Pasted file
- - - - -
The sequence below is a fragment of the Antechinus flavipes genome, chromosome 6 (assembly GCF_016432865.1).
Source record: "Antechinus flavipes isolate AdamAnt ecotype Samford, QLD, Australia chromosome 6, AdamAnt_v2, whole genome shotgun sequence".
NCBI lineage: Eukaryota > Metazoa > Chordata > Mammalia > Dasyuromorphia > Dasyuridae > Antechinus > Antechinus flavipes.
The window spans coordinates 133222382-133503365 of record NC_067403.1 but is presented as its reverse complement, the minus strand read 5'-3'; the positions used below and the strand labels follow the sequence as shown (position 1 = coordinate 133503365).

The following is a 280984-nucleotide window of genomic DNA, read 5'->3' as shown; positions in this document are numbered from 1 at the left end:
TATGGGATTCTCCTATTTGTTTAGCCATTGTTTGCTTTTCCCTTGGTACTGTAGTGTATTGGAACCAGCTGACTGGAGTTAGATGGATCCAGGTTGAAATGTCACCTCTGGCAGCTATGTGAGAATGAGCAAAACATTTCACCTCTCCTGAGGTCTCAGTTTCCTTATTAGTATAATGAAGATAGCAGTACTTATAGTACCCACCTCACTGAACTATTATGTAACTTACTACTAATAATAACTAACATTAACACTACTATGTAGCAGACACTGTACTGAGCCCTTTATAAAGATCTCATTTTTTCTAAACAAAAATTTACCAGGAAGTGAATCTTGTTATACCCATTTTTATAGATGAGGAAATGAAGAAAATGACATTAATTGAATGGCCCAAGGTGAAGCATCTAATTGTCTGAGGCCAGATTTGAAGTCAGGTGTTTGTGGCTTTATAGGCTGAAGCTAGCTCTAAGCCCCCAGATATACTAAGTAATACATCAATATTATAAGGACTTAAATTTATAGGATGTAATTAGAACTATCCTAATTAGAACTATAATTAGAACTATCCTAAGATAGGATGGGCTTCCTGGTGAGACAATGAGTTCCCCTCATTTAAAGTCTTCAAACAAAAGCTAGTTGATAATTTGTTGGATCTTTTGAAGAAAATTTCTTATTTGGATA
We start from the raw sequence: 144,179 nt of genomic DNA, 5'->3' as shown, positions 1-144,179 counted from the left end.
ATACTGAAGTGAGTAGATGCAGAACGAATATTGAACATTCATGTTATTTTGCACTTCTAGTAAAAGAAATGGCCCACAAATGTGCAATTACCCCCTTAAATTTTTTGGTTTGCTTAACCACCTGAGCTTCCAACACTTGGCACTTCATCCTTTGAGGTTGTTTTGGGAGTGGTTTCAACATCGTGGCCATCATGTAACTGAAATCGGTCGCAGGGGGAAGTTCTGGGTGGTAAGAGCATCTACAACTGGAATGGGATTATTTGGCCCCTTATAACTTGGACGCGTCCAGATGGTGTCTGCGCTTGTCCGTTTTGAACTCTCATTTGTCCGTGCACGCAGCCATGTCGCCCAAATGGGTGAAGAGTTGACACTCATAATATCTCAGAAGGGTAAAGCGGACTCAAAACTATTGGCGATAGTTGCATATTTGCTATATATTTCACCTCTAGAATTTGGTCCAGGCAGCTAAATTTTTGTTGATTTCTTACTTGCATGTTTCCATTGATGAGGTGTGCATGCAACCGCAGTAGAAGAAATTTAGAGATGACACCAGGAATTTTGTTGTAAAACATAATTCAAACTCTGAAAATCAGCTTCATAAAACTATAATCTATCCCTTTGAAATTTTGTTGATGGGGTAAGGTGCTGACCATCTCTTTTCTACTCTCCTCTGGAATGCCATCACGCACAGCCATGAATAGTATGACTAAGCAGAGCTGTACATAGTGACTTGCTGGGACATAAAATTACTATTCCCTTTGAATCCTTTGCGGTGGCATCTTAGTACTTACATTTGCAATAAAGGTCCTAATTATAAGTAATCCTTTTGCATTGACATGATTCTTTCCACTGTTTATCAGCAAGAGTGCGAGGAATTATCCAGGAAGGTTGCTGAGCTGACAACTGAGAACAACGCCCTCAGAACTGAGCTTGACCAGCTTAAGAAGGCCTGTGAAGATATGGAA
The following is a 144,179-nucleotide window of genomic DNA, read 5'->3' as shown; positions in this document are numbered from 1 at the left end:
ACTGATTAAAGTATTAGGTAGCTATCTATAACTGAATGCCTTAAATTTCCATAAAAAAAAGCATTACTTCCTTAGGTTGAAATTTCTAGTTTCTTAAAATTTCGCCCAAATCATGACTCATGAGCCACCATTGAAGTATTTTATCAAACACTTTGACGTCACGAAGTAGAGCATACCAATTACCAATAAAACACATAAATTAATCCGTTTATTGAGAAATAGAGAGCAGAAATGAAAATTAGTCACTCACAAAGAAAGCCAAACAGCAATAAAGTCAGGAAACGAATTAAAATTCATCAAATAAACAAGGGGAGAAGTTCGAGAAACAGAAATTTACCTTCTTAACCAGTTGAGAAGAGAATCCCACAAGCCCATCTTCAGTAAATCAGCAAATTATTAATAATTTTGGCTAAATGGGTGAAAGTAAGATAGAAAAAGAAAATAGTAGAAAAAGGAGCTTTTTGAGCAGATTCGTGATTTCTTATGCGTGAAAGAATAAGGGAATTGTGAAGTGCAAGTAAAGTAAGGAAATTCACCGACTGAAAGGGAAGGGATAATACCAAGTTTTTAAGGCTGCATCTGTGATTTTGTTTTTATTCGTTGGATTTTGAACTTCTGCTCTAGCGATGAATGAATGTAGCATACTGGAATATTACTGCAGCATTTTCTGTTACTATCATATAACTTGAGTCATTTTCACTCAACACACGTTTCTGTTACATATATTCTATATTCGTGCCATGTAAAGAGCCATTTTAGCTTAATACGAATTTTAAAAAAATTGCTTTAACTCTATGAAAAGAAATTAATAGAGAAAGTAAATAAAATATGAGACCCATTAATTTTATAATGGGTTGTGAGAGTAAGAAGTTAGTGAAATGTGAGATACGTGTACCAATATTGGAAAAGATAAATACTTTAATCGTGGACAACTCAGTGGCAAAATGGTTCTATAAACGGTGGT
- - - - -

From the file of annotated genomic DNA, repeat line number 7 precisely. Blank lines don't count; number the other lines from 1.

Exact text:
We start from the raw sequence: 144,179 nt of genomic DNA, 5'->3' as shown, positions 1-144,179 counted from the left end.